In celebration of Lancelot Andrewes’ feast day today, I quote from Richard Schmidt’s book, Glorious Companions: Five Centuries of Anglican Spirituality.
Andrewes’ life, theology, sermons, and devotions all reveal balance, order, and planning. Andrewes was catholic. He believed in “One canon [the Bible] reduced to writing by God himself, two testaments, three creeds, four general councils, five centuries, and the series of fathers in that period–the centuries, that is, before Constantine, and two after, determine the boundary of our faith.” That has been the norm for Anglican theologizing ever since. Andrewes’ chief legacy, however, is his Private Devotions. The heart of the Devotions [from which all excerpts will come this week] is a set of seven exercises, one for each day of the week. The themes follow the six days of Creation. All seven daily devotions are structured identically, with six sections…These are, clearly, the prayers of a man who prayed regularly and methodically. pp.36-37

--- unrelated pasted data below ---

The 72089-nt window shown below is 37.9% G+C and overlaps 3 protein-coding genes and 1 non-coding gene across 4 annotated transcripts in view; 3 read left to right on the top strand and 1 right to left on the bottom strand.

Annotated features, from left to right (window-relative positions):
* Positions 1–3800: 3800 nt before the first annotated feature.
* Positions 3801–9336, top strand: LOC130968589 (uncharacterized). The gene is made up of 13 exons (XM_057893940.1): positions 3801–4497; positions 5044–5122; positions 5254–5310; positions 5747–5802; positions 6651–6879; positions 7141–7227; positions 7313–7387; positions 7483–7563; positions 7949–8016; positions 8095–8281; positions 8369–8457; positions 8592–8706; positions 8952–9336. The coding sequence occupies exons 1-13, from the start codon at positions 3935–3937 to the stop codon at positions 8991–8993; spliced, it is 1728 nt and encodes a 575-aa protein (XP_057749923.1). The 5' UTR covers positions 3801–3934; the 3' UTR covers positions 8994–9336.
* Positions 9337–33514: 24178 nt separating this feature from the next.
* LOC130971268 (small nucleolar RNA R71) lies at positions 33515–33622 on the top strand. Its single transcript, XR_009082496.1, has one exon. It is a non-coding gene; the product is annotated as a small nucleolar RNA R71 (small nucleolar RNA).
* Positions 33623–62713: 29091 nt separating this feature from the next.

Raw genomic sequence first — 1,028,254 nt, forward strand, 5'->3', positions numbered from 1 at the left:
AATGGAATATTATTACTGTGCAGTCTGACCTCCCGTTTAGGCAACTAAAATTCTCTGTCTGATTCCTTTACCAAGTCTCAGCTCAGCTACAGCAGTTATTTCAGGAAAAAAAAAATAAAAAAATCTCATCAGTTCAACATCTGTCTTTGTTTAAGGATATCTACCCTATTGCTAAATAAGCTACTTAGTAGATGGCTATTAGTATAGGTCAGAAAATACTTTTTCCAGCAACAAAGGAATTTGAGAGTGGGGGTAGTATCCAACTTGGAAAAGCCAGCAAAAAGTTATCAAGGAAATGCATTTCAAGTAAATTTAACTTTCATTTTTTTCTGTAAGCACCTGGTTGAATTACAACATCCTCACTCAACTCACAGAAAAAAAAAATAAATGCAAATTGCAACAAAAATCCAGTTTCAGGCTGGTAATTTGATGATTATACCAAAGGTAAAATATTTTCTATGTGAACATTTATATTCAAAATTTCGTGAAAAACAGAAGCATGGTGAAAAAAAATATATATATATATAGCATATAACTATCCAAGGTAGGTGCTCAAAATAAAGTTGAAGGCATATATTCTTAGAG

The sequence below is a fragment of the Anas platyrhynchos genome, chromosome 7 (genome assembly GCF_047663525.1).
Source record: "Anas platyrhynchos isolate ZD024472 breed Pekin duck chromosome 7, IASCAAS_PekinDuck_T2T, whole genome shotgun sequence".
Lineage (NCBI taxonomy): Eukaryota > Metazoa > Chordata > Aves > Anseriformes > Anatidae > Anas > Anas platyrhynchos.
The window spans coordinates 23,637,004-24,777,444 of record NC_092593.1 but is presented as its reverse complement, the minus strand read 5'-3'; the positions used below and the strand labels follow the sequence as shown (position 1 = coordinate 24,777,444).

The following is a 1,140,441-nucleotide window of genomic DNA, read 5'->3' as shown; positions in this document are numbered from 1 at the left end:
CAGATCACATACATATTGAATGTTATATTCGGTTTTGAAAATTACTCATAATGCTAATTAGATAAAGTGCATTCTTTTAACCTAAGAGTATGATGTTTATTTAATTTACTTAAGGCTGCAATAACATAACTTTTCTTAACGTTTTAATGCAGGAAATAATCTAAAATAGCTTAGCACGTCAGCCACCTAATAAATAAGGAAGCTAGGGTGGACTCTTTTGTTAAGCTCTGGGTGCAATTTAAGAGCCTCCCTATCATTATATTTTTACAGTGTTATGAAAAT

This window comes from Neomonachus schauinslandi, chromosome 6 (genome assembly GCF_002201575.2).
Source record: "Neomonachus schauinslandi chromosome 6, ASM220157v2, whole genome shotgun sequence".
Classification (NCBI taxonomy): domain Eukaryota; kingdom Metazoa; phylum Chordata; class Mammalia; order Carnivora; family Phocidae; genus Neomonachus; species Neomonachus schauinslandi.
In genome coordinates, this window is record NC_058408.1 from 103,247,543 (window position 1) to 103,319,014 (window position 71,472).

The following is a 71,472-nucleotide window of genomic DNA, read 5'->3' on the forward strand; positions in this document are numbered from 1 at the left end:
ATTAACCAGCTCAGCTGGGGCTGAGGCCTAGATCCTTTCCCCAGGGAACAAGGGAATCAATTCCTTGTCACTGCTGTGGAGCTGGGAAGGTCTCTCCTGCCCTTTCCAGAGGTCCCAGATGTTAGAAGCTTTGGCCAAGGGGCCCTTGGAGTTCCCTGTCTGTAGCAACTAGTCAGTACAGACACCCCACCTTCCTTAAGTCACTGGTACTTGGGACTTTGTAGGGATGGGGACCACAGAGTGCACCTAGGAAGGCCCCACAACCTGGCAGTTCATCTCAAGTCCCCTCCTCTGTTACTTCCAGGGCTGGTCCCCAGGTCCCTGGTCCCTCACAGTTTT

I find in Andrewes writing a sense of beauty and wonder toward God, and a deep spirituality and humility. I hope you will find his writings to be likewise and edifying for you.
Teach me to do the thing that pleases thee, for you are my God;Let your loving Spirit lead me into the land of righteousness. Quicken me, O Lord, for your name’s sake, and for your righteousness sake bring my soul out of trouble; remove from me foolish imaginations, inspire those which are good and pleasing in your sight. Turn away my eyes lest they behold vanity; let my eyes look right on, and let my eyelids look straight before me. Hedge up my ears with thorns lest they incline to undisciplined words. Give me early the ear to hear, and open my ears to the instruction of your oracles. Set a watch, O Lord, before my mouth, and keep the door of my lips. Let my word be seasoned with salt, that it may minister grace to the hearers.